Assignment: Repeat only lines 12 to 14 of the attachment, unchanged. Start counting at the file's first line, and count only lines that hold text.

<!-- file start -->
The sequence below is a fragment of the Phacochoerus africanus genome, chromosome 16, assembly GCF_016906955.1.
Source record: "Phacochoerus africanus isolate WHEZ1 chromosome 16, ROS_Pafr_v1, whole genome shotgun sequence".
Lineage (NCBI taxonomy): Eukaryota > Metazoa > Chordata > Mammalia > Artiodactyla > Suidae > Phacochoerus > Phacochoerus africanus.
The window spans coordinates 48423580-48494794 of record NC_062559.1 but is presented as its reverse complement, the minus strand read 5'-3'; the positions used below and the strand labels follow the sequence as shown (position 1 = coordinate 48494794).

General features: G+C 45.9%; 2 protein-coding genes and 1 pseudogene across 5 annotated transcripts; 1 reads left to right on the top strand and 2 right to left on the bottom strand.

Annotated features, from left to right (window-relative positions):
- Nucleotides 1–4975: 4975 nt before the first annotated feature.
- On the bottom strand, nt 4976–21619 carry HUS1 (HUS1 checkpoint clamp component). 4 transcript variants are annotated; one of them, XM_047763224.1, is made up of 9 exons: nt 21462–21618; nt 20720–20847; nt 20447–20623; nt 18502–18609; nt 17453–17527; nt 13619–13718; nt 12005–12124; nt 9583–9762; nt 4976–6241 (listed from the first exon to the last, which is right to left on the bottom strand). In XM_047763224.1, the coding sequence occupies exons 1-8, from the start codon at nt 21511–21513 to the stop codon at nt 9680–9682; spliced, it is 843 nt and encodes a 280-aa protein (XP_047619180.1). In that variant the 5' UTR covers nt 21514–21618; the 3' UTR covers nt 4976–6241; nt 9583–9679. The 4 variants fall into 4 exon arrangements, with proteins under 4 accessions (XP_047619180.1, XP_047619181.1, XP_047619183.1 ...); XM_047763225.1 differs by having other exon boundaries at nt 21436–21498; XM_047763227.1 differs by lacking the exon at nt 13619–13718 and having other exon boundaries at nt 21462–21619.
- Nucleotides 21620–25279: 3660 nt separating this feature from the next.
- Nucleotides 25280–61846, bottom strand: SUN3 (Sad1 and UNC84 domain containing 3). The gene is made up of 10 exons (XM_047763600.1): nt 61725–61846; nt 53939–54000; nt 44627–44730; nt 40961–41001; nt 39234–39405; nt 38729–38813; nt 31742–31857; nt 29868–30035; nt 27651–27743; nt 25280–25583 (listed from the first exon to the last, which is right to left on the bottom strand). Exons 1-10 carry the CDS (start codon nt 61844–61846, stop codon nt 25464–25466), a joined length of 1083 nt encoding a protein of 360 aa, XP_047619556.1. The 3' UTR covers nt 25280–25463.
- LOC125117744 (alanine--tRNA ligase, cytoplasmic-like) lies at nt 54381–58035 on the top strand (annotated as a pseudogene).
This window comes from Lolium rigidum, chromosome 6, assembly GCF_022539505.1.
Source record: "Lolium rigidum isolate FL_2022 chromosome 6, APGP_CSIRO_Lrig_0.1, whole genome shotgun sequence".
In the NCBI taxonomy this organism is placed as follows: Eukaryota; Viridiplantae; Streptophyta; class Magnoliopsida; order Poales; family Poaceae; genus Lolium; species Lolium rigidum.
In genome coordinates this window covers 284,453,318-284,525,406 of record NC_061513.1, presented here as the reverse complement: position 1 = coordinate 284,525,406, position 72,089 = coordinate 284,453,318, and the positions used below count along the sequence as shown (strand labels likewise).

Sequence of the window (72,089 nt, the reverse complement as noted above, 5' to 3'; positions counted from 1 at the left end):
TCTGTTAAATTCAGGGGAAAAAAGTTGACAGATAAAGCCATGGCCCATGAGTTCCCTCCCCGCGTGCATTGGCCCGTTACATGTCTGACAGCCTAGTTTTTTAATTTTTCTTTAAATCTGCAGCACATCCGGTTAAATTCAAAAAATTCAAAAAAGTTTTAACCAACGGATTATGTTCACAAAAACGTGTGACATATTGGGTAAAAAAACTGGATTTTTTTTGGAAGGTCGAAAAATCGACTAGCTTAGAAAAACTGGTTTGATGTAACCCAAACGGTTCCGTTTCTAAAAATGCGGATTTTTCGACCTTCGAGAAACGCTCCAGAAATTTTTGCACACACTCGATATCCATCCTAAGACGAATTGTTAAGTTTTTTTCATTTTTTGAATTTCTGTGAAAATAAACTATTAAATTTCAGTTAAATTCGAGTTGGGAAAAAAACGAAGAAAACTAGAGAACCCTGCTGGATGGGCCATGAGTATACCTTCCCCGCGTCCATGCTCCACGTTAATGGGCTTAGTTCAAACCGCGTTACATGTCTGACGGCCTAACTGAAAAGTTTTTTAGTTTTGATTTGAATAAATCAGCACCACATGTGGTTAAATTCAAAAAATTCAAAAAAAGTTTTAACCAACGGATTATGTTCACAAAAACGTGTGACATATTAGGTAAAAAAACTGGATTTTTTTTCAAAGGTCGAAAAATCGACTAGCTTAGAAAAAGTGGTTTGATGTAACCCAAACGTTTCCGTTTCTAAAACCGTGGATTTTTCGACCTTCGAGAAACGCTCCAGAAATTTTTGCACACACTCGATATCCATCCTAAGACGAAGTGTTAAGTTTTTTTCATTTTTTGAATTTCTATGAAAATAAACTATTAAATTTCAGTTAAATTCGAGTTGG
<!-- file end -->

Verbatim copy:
This window comes from Lolium rigidum, chromosome 6, assembly GCF_022539505.1.
Source record: "Lolium rigidum isolate FL_2022 chromosome 6, APGP_CSIRO_Lrig_0.1, whole genome shotgun sequence".
In the NCBI taxonomy this organism is placed as follows: Eukaryota; Viridiplantae; Streptophyta; class Magnoliopsida; order Poales; family Poaceae; genus Lolium; species Lolium rigidum.